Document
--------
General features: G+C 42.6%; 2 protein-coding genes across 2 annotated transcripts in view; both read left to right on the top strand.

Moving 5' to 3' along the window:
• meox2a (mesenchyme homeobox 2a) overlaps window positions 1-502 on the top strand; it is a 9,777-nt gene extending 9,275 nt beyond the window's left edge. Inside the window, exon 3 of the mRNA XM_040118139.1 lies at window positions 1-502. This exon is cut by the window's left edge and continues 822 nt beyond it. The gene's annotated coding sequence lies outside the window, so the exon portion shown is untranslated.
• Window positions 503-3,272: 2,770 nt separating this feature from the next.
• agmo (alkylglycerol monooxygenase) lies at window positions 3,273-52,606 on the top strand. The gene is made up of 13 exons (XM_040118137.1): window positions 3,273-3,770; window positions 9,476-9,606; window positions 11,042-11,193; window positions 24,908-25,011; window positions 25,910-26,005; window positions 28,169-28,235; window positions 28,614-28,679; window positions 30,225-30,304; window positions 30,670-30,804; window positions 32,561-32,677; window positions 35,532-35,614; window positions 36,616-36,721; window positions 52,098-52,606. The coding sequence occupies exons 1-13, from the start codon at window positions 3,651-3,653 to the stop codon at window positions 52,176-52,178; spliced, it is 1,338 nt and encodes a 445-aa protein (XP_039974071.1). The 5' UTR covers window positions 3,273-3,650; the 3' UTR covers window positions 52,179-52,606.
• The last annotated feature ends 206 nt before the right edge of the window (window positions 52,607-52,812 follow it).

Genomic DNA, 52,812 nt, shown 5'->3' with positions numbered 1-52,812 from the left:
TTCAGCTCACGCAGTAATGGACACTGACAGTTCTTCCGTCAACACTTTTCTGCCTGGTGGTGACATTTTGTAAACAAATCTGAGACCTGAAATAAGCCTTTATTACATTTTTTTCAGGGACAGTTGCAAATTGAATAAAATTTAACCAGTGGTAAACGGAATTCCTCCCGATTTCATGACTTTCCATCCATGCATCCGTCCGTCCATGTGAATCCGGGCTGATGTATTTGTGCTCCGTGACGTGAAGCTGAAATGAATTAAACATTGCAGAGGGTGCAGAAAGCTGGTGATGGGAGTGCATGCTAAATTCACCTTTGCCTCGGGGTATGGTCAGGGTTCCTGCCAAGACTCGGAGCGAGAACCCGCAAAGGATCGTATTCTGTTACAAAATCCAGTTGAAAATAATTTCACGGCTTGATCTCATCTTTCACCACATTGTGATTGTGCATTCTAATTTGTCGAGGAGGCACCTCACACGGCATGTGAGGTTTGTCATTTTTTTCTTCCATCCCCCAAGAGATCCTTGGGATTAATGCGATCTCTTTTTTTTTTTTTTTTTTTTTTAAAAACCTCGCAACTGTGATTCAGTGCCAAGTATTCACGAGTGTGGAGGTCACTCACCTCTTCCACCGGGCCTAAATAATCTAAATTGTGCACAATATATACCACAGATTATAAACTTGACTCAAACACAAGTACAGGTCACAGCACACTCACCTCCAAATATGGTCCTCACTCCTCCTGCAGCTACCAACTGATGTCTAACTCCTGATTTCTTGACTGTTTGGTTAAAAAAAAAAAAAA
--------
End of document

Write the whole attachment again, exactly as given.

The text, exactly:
General features: G+C 42.6%; 2 protein-coding genes across 2 annotated transcripts in view; both read left to right on the top strand.

Moving 5' to 3' along the window:
• meox2a (mesenchyme homeobox 2a) overlaps window positions 1-502 on the top strand; it is a 9,777-nt gene extending 9,275 nt beyond the window's left edge. Inside the window, exon 3 of the mRNA XM_040118139.1 lies at window positions 1-502. This exon is cut by the window's left edge and continues 822 nt beyond it. The gene's annotated coding sequence lies outside the window, so the exon portion shown is untranslated.
• Window positions 503-3,272: 2,770 nt separating this feature from the next.
• agmo (alkylglycerol monooxygenase) lies at window positions 3,273-52,606 on the top strand. The gene is made up of 13 exons (XM_040118137.1): window positions 3,273-3,770; window positions 9,476-9,606; window positions 11,042-11,193; window positions 24,908-25,011; window positions 25,910-26,005; window positions 28,169-28,235; window positions 28,614-28,679; window positions 30,225-30,304; window positions 30,670-30,804; window positions 32,561-32,677; window positions 35,532-35,614; window positions 36,616-36,721; window positions 52,098-52,606. The coding sequence occupies exons 1-13, from the start codon at window positions 3,651-3,653 to the stop codon at window positions 52,176-52,178; spliced, it is 1,338 nt and encodes a 445-aa protein (XP_039974071.1). The 5' UTR covers window positions 3,273-3,650; the 3' UTR covers window positions 52,179-52,606.
• The last annotated feature ends 206 nt before the right edge of the window (window positions 52,607-52,812 follow it).

Genomic DNA, 52,812 nt, shown 5'->3' with positions numbered 1-52,812 from the left:
TTCAGCTCACGCAGTAATGGACACTGACAGTTCTTCCGTCAACACTTTTCTGCCTGGTGGTGACATTTTGTAAACAAATCTGAGACCTGAAATAAGCCTTTATTACATTTTTTTCAGGGACAGTTGCAAATTGAATAAAATTTAACCAGTGGTAAACGGAATTCCTCCCGATTTCATGACTTTCCATCCATGCATCCGTCCGTCCATGTGAATCCGGGCTGATGTATTTGTGCTCCGTGACGTGAAGCTGAAATGAATTAAACATTGCAGAGGGTGCAGAAAGCTGGTGATGGGAGTGCATGCTAAATTCACCTTTGCCTCGGGGTATGGTCAGGGTTCCTGCCAAGACTCGGAGCGAGAACCCGCAAAGGATCGTATTCTGTTACAAAATCCAGTTGAAAATAATTTCACGGCTTGATCTCATCTTTCACCACATTGTGATTGTGCATTCTAATTTGTCGAGGAGGCACCTCACACGGCATGTGAGGTTTGTCATTTTTTTCTTCCATCCCCCAAGAGATCCTTGGGATTAATGCGATCTCTTTTTTTTTTTTTTTTTTTTTTAAAAACCTCGCAACTGTGATTCAGTGCCAAGTATTCACGAGTGTGGAGGTCACTCACCTCTTCCACCGGGCCTAAATAATCTAAATTGTGCACAATATATACCACAGATTATAAACTTGACTCAAACACAAGTACAGGTCACAGCACACTCACCTCCAAATATGGTCCTCACTCCTCCTGCAGCTACCAACTGATGTCTAACTCCTGATTTCTTGACTGTTTGGTTAAAAAAAAAAAAAA